Scottish Cup finalists in 2010 and a member of the Premiership for the past three seasons – finishing in fifth place in 2012/13 – County continually surpasses all reasonable expectations.
How the team manages to attract an average attendance in excess of 3,000, given such a limited fan base, beggars belief. Even more amazing is the claim that 17,000 supporters travelled to Hampden Park five years ago for the greatest day in County’s 86-year history.
It should not be forgotten, either, that while Ross County was formed in 1929, until season 1994-95 they played in the Highland Football League, a competition they won three times.
In the 20 years since, the rise of the Staggies has been nothing short of remarkable; a steady and spectacular progression through the various leagues culminating in them being crowned champions of each in turn, in addition to winning the Challenge Cup twice.
The bulk of this success has been overseen by the progressive chairman, Roy MacGregor, a hugely successful local businessman who has invested heavily in the team and the infrastructure of the Global Energy Stadium, named after the company he chairs.
Part of MacGregor’s appeal is his hands-on approach to running the club and ensuring its continued wellbeing. He also has a close relationship with the fans, ensuring that they are made to feel part of their football club.
He has gone out of his way to re-engage with Scottish football fans as a whole by making his club’s relationship with its supporters a priority.
MacGregor is a staunch believer in the need to enhance fans’ match-day experience while, at the same time, keen to ensure that his club lives within its means through prudent business practices.
But would you really expect anything else from a gentleman who oozes class and good manners and runs a business worth half a billion pounds a year and a football club worth its weight in gold?
Unlike so many of his counterparts, MacGregor is also keen to foster a close working relationship with the media in the realisation that it is always best to have the press on your side.
Consequently, he is invariably available at the end of a phone and is both refreshingly candid and outspoken whenever he feels a need to be.
“We don’t market the game in this country,” he says. “The league body should be 90 per cent PR and 10 per cent rules and administration – we’re the other way round.”
How many chairmen of football clubs would hold their hands up and admit that some of their team’s performances have been “awful”, as MacGregor did recently. At the same time, he stressed that he was standing by the man he appointed as managerial successor to Derek Adams in September, Jim McIntyre.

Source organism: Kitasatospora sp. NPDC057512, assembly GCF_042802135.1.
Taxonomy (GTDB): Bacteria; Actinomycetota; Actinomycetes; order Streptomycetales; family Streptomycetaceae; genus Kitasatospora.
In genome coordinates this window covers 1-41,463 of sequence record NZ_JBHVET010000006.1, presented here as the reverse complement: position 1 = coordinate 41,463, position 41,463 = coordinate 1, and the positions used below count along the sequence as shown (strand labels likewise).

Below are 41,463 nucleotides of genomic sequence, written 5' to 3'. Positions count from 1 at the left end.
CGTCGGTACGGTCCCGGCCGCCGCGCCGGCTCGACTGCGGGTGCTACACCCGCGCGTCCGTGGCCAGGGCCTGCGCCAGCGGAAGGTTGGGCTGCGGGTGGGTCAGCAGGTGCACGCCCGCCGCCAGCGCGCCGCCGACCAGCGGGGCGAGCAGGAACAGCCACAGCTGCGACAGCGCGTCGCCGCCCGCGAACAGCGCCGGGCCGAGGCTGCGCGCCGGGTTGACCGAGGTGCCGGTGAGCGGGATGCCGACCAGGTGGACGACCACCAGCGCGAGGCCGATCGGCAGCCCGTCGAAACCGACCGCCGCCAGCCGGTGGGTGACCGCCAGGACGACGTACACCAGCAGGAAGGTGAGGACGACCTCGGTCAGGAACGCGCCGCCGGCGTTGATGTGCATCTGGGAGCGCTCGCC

That faith is slowly being repaid in the form of a streak of wins that has lifted County off the bottom of the Premiership and raised hopes of top-flight survival. McIntyre, for his part, has been given the accolade of SPFL Premiership Manger of the Month award for February, an honour richly deserved.
There were those who questioned the wisdom of his decision to swap the relative tranquillity of Dumfries for the choppy waters of Dingwall.
Queen of the South had, after all, made a solid enough start to its season, including a home win against Rangers, whereas Ross County were still pointless after five Premiership fixtures when McIntyre took charge.
After several seasons of over-achievement under the father and son management team of George and Derek Adams, there was a sense that the Staggies were perhaps entering a period of readjustment.
That conviction had grown by the time the team entered February on the back of a 12 match winless run, with no obvious signs of an impending revival.
But suddenly, after appearing doomed, they plucked four consecutive victories out of the air to lift themselves off the bottom.
Even in his darkest moments, McIntyre never doubted his wisdom, not least as it represented an opportunity to move up from the Championship and once again dip his toe in Premiership waters after having previously done so with Dunfermline, his first port of call in management.
Others might have been tempted to shy away from such a challenge. But McIntyre did not hesitate, even for a moment.
“I never doubted coming here,” the 42-year-old claims. “I knew exactly what I was taking on. I had done my homework and I knew that it was a very well run club, similar to Queens.
“The chairman lets you get on with managing the football team without interference. So I was confident I would have plenty of time left to try to make an impact, but I also knew it was going to be difficult. It has been a long road – and there’s still a long road ahead.”
The journey has been eased somewhat in recent weeks. But McIntyre also wisely counselled against increased expectations. “All we have done is give ourselves a chance,” he stressed. “We asked the players to make up the points deficit going into the split and it has been a good month for the club. The hardest part now is to keep that going.
“I think when you make as many changes as we felt were necessary, you know it’s going to take a wee bit of time to implement what you are looking for. But the players have displayed great professionalism.
“They had the belief that they could turn things around. You do not get these awards unless your team is playing well, so it’s an honour for everyone at the club.”
Not least for Roy MacGregor, whose County is role model for the rest of Scottish football and one the others – the Old Firm included – would do well to try to copy.
PICTURE COURTESY OF: Jeff Holmes Pix